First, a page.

Rabbi Joseph Saul Nathansohn, Responsa Shoel UMeshiv (Lemberg: A. Z. W. Solot print, 1865), First Edition, 1, 1, 223; Rabbi Haim Palachi, Responsa Hayyim BaYad (Izmir: Roditi print, 1873), 112; Rabbi Yosef ben Eliyahu, Responsa Rav Pe’alim (Jerusalem: I. D. Frumkin print, 1912) 3, Yoreh De’ah 29.
David Hume, Essays on Suicide and the Immortality of the Soul (John Vladimir Price Introduction) (Bristol: Thoemmes Press, 1992).
Ibid., 22–23, note 5.
David Hume, Dialogues Concerning Natural Religion, part 10: 42 http://www.earlymoderntexts.com/ assets/pdfs/hume1779.pdf
Immanuel Kant, Groundwork for the Metaphysic of Morals, trans. H. J. Paton (New York: Harper & Row, 1964), 89.
Berlin, Besamim Rosh, 345.
Ibid. Pritzker argues that Berlin’s invective was directed against Voltaire and Reimarus (Asher Pritzker, Sacrilege, Tel Aviv: Tarbut print, 1957, 48–49). The problem with this contention is that neither Voltaire nor Reimarus directly addressed the legitimization of suicide.
Pritzker (Sacrilege, 41) hit the mark on this: “[Rashab’s responsum] is a response of a moment’s passion, a German assault: Suicide due to distress is permitted!”
In Kahana’s view, the Chatam Sofer also internalizes the values of Romanticism (Kahana, From Prague to Pressburg, 325–28).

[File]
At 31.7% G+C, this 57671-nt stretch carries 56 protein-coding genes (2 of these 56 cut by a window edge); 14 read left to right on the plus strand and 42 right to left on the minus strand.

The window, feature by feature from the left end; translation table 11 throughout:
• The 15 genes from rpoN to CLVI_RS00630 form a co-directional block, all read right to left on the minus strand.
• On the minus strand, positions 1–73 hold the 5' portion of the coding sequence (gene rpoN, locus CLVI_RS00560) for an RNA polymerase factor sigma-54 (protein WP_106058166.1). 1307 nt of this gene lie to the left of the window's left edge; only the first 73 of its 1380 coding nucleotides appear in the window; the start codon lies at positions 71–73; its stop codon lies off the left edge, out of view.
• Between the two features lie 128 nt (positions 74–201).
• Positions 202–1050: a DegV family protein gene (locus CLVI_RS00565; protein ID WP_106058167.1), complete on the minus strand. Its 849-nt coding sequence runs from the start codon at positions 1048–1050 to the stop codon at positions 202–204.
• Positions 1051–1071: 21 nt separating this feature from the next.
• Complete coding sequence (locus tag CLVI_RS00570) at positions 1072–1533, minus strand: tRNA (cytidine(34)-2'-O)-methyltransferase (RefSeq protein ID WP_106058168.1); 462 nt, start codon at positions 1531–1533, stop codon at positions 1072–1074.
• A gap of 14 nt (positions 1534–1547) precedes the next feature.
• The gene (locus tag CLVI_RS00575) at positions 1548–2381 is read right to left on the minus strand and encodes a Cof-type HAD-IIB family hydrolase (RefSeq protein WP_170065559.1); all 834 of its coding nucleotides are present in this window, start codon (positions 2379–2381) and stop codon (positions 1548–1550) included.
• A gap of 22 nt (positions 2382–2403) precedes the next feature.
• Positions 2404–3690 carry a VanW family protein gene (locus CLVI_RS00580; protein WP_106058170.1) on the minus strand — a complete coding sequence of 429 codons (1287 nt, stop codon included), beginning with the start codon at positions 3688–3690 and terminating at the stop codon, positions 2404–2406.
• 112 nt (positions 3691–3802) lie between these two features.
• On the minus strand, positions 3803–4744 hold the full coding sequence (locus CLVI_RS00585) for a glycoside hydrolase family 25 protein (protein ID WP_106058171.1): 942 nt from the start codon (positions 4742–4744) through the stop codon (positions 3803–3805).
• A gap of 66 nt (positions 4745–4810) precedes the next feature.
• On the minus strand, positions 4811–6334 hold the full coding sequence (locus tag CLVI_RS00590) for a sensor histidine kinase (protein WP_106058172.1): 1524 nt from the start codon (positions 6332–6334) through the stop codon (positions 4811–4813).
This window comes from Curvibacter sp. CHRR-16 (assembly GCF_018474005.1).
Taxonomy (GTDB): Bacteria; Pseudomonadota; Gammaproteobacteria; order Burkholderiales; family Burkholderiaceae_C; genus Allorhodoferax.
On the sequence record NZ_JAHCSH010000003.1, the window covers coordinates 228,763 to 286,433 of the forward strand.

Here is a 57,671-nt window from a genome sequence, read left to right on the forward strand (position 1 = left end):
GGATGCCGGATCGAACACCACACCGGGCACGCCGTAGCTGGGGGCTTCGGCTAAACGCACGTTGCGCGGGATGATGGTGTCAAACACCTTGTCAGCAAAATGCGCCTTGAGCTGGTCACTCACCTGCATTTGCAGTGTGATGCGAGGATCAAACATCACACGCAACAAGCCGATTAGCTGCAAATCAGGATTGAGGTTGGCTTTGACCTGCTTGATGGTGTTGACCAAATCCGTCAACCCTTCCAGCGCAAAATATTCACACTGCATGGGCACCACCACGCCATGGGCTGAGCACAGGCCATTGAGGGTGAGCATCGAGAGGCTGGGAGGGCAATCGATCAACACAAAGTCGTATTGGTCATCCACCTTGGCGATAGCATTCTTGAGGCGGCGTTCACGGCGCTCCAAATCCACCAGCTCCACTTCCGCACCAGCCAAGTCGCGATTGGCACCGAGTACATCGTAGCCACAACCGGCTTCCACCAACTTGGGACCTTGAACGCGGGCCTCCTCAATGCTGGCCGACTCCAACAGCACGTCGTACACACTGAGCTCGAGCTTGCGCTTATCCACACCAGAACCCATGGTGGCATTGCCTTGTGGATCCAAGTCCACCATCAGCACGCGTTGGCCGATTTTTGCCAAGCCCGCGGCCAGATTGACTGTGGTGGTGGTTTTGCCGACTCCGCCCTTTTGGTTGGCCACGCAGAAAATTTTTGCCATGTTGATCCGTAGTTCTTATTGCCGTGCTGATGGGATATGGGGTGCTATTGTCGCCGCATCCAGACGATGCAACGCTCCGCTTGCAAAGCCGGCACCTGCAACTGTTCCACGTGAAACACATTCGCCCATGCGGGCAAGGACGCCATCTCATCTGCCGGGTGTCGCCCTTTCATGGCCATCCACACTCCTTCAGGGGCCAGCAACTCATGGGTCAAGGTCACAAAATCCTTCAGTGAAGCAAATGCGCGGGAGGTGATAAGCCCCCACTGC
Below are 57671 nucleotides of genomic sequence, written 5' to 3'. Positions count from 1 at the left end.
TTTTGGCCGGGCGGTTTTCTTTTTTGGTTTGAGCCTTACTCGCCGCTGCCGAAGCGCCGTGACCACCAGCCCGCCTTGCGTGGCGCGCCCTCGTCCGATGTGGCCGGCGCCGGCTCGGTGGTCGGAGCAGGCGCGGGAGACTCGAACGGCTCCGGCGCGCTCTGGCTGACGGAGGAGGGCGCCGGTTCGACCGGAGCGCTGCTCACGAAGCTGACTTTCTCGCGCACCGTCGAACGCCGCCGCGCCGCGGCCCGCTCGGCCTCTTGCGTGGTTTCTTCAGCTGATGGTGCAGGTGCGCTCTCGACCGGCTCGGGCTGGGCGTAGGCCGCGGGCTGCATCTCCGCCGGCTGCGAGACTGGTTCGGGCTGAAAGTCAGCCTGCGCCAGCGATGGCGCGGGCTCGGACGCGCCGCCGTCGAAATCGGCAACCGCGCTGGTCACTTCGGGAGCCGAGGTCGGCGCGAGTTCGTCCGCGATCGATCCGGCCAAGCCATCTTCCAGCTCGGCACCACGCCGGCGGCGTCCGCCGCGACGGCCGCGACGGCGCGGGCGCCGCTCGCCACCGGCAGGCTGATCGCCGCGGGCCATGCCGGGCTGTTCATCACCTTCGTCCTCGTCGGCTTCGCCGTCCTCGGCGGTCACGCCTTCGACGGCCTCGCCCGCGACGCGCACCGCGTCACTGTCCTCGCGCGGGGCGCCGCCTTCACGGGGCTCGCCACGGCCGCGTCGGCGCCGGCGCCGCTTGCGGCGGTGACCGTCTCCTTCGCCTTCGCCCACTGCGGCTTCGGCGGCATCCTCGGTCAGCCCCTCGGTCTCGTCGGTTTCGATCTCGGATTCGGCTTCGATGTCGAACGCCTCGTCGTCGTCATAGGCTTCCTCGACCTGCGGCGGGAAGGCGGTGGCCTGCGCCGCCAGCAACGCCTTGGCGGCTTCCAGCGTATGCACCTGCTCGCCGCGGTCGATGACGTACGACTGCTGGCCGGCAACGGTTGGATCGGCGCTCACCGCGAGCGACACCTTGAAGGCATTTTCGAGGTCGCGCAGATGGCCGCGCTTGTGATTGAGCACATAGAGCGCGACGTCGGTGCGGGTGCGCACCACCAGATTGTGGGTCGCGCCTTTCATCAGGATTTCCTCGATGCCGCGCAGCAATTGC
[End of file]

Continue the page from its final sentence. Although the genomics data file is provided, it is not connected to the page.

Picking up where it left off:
He was appointed rabbi in Cairo in 1893. His work, The River of Egypt, was first published in 1908. For biographical information, see David Tidhar, “Rabbi Raphael Aharon Ben-Shim’on,” Encyclopedia of the Pioneers and Builders of the Yeshuv: Persons and Pictures (Tel Aviv: Sifriyat HaRishonim, 1977), 5616. Zohar comprehensively studies Rabbi Ben- Shim’on’s rulings in his work, Light on the Eastern Horizon (Tel Aviv: Ha-kibutz Ha-meuchad, 2001), 120–27, 134–36, 139–43, 151–60, 165–68, 170–72,
–81, 384–93). An entire chapter of the book is devoted to Rabbi Ben-Shim’on’s halakhic approach to suicide (159–72). Zohar focuses on analyzing the cultural and social elements embodied in Rabbi Ben-Shim’on’s ruling without going into a broader examination of the issue of suicide. Below, we will seek to expand upon this matter by comparing the ruling in Egypt with parallel rulings in Europe.
Raphael Aharon Ben-Shim’on, The River of Egypt (Jerusalem: n.p., 1975), paragraph 46.